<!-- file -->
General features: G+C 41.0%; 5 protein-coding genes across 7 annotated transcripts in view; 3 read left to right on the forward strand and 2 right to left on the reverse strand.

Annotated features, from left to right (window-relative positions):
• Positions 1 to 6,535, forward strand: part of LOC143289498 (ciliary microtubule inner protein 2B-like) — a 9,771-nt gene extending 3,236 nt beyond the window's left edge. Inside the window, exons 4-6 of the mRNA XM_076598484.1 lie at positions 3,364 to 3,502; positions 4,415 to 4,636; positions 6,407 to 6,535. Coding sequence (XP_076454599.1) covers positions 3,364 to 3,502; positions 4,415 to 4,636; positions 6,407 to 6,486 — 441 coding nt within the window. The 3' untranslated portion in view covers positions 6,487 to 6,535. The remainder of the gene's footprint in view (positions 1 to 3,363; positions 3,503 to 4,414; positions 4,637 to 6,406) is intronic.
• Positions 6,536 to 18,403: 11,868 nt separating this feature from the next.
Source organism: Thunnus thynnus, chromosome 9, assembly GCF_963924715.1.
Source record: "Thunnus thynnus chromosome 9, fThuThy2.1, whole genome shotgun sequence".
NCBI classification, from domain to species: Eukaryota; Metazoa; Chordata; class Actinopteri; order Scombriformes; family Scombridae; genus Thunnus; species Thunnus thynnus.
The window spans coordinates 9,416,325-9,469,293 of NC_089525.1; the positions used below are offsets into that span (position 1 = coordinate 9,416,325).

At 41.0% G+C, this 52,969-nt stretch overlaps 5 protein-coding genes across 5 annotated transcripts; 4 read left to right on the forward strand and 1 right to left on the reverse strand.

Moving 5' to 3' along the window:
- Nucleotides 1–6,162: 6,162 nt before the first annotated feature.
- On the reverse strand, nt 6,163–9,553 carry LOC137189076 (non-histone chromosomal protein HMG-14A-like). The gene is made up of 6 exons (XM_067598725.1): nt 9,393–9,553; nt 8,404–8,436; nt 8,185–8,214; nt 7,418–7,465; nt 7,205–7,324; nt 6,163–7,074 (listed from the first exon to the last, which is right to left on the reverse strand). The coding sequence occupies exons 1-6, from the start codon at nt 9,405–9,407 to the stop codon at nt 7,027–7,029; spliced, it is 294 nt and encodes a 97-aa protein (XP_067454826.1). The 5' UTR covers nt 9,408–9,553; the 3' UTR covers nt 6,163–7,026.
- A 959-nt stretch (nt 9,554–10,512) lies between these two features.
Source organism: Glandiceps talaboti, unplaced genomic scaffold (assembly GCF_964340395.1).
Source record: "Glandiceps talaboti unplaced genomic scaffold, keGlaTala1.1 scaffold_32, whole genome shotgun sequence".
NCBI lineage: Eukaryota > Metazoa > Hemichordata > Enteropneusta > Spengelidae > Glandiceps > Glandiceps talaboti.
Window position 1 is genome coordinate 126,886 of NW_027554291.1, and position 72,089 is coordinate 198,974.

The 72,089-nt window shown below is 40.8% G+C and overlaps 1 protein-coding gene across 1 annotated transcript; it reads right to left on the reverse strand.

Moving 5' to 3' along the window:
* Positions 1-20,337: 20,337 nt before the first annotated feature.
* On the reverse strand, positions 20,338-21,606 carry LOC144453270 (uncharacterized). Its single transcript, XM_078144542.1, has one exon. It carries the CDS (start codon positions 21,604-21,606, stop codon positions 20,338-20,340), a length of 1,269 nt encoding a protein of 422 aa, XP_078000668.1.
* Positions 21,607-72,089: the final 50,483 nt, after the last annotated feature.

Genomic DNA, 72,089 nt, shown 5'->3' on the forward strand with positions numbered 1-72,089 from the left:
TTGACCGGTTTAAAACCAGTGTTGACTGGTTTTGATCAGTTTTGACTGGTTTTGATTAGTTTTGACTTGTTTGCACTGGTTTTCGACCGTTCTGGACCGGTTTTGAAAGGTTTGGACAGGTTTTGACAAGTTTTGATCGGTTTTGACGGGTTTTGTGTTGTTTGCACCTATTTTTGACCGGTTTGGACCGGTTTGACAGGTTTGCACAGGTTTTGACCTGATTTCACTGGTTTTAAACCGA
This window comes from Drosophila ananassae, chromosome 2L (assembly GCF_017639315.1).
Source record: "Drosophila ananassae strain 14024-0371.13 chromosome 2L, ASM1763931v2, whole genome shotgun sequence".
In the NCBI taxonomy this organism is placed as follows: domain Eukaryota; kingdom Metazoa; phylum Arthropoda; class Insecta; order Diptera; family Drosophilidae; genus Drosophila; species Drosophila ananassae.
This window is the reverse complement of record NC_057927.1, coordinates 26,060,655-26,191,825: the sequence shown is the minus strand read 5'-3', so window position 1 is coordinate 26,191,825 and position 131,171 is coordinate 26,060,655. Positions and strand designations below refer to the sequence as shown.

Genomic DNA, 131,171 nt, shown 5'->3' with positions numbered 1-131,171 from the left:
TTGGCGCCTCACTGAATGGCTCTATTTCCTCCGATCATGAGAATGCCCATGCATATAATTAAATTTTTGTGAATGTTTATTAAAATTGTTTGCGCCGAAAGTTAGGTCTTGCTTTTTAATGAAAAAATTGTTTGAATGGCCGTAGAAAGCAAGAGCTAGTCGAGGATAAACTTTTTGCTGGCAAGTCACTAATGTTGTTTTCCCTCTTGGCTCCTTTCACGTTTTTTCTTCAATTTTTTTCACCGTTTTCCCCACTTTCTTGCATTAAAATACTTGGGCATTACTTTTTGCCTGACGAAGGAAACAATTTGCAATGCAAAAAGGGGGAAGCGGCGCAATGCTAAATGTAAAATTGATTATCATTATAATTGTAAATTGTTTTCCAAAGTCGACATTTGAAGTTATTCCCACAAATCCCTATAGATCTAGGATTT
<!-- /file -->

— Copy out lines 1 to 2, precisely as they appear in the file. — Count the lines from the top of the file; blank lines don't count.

General features: G+C 41.0%; 5 protein-coding genes across 7 annotated transcripts in view; 3 read left to right on the forward strand and 2 right to left on the reverse strand.

Annotated features, from left to right (window-relative positions):